Time to buy new wedges, even if you don't need them
With much of the United States now sizzling in the dog days of summer, only a fool would be thinking about his plans for New Year's Day. Yet here I sit, grateful to the genius who invented air conditioning, thinking about Jan. 1, 2011. And if you need all the help you can get pitching, chipping and blasting the ball from greenside bunkers, you should be thinking about Jan. 1 as well.
Golf club manufacturers will not be able to produce, sell or ship wedges—or any other club with a loft of 25° or greater—with large volume grooves after Dec. 31, 2010.
Players on the PGA Tour have already been banned from using the large-volume grooves in competition. Top-level amateurs will need to switch by 2014. But the vast majority of recreational players can continue to use the old, large-volume groove clubs until 2024, including in rounds posted for used for handicap purposes.
Golf Magazine and its equipment-testing partner, Hot Stix, recently compared the performance differences between the new grooves and the old grooves. If you are a player who tends to miss greens, the findings might induce goose bumps.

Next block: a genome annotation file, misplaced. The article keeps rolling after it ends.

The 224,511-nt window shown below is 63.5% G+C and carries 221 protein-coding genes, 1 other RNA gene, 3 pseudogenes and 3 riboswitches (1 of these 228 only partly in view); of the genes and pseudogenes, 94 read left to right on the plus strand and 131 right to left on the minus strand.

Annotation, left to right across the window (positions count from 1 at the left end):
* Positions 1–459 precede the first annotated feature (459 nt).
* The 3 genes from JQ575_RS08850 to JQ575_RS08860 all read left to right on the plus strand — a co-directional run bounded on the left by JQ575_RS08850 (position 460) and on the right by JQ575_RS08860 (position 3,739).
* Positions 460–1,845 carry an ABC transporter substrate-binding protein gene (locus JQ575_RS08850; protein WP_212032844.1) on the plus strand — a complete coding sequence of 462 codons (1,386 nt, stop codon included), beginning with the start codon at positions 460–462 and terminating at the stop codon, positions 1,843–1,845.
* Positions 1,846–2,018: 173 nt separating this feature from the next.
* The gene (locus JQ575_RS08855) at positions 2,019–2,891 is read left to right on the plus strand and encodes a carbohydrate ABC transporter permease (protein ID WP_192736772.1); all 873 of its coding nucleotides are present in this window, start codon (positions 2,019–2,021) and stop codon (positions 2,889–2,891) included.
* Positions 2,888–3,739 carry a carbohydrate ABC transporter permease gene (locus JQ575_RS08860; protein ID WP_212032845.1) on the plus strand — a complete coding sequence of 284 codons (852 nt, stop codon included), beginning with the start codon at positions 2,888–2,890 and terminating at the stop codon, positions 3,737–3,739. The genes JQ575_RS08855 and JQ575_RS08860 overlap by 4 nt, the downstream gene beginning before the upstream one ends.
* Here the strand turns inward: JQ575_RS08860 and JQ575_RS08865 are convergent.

Wedges with pre-2010 grooves generate, on average, 48 percent more spin from the rough than 2010 wedge grooves.
So, as I wrote in this blog one year ago, I'm planning to create a stockpile of wedges that have those wonderfully big, razor-sharp grooves and stash them in my closet. The way I see it, USGA officials are more concerned with limiting the pros' bomb-and-gouge tactics than curtailing my weekend enjoyment. They created a loophole for golfers like you and me, so we should legally exploit it to the fullest.
Take a look at the results of ClubTest 2010: Wedges again, talk with your local PGA professional, and then meet with a good clubfitter. This summer you'll be able to buy a wedge with any loft and bounce combination you like; in December, as supplies dwindle, getting the exact club you want might be harder.
If you have the financial means, buy at least two sand wedges and two lob wedges. With wedges ranging from $80 to $125 each, this is not an insignificant investment, and if you can't spend that much, consider buying one or two 58° wedges. It's a versatile loft that a clubfitter can easily bend to 56° or 60° later.
So ignore the rising thermometer and listen to the clock ticking, because as surely as winter will come, spin-enhancing wedges will be gone.